Dr. Scott Hahn spoke of the importance of the Church being renewed and reformed from the bottom up. This is also very important and Dr. Hahn spoke to the conference as a layman himself. His focus was on the importance of lay Catholics living holy lives. He specifically referenced the need for couples to live out the Sacrament of Holy Matrimony and through their sacrament to honor each other, have children and raise those children to love God and the Church who will then became faithful priests, religious, and married couples who will in turn do the same. If Catholics would be faithful to do this, in one generation the Church would be renewed and reformed and the society would be impacted for the good.

He mentioned some specific ways in which married couples could achieve this, and all by God’s grace being poured out into their lives:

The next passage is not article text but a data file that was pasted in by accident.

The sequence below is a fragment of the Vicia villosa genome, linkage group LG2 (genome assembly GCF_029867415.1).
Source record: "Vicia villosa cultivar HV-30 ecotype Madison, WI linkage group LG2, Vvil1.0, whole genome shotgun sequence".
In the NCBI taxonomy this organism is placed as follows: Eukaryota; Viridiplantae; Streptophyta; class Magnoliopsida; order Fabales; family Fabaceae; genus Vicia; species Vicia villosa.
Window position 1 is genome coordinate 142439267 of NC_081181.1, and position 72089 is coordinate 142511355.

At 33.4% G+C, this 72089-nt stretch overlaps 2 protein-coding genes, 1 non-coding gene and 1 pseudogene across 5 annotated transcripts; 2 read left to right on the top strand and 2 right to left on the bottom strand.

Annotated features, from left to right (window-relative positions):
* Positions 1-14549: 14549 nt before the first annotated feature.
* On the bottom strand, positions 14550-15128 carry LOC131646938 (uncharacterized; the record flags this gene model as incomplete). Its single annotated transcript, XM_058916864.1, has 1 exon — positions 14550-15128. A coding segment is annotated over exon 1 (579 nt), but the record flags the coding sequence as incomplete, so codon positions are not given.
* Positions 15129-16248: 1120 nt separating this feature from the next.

• Lifetime commitment to marriage. What God has joined, no one should separate.
  • Rejection of contraception. Every couple must be open to life and using birth control is not something a Catholic can practice.
  • Rejection of pornography. Pornography is insidious in our culture. Back in 1964, Supreme Court Justice Potter Stewart said of pornography, “I know it when I see it.” Today we are so inundated by a culture of pornography that we sometimes struggle to recognize it when it gently laps on our shores, then before you know it the tide has come in and we are completely immersed. It’s time to reset our filters and reject what will destroy us, our marriages and our families, especially our children.